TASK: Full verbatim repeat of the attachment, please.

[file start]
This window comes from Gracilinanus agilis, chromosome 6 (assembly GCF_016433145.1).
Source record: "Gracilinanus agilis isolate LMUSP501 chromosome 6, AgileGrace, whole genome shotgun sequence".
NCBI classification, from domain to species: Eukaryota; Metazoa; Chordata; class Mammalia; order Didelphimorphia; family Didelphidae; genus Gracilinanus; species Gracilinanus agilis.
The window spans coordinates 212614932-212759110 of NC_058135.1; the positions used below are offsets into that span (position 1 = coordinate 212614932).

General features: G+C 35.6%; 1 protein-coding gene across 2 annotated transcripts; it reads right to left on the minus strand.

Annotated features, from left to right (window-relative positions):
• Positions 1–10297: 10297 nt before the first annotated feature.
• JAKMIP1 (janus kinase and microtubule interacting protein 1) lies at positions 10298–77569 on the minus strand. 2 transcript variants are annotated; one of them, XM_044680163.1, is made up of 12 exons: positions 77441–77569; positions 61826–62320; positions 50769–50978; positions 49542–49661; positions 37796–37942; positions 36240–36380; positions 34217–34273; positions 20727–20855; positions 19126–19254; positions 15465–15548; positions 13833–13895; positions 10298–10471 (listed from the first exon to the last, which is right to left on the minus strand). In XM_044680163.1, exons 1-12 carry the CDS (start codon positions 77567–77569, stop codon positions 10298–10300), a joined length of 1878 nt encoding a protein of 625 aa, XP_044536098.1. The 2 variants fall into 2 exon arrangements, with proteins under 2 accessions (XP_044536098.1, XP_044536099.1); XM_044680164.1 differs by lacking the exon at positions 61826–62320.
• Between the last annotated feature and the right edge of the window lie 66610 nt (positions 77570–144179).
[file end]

This window comes from Gracilinanus agilis, chromosome 6 (assembly GCF_016433145.1).
Source record: "Gracilinanus agilis isolate LMUSP501 chromosome 6, AgileGrace, whole genome shotgun sequence".
NCBI classification, from domain to species: Eukaryota; Metazoa; Chordata; class Mammalia; order Didelphimorphia; family Didelphidae; genus Gracilinanus; species Gracilinanus agilis.
The window spans coordinates 212614932-212759110 of NC_058135.1; the positions used below are offsets into that span (position 1 = coordinate 212614932).

General features: G+C 35.6%; 1 protein-coding gene across 2 annotated transcripts; it reads right to left on the minus strand.

Annotated features, from left to right (window-relative positions):
• Positions 1–10297: 10297 nt before the first annotated feature.
• JAKMIP1 (janus kinase and microtubule interacting protein 1) lies at positions 10298–77569 on the minus strand. 2 transcript variants are annotated; one of them, XM_044680163.1, is made up of 12 exons: positions 77441–77569; positions 61826–62320; positions 50769–50978; positions 49542–49661; positions 37796–37942; positions 36240–36380; positions 34217–34273; positions 20727–20855; positions 19126–19254; positions 15465–15548; positions 13833–13895; positions 10298–10471 (listed from the first exon to the last, which is right to left on the minus strand). In XM_044680163.1, exons 1-12 carry the CDS (start codon positions 77567–77569, stop codon positions 10298–10300), a joined length of 1878 nt encoding a protein of 625 aa, XP_044536098.1. The 2 variants fall into 2 exon arrangements, with proteins under 2 accessions (XP_044536098.1, XP_044536099.1); XM_044680164.1 differs by lacking the exon at positions 61826–62320.
• Between the last annotated feature and the right edge of the window lie 66610 nt (positions 77570–144179).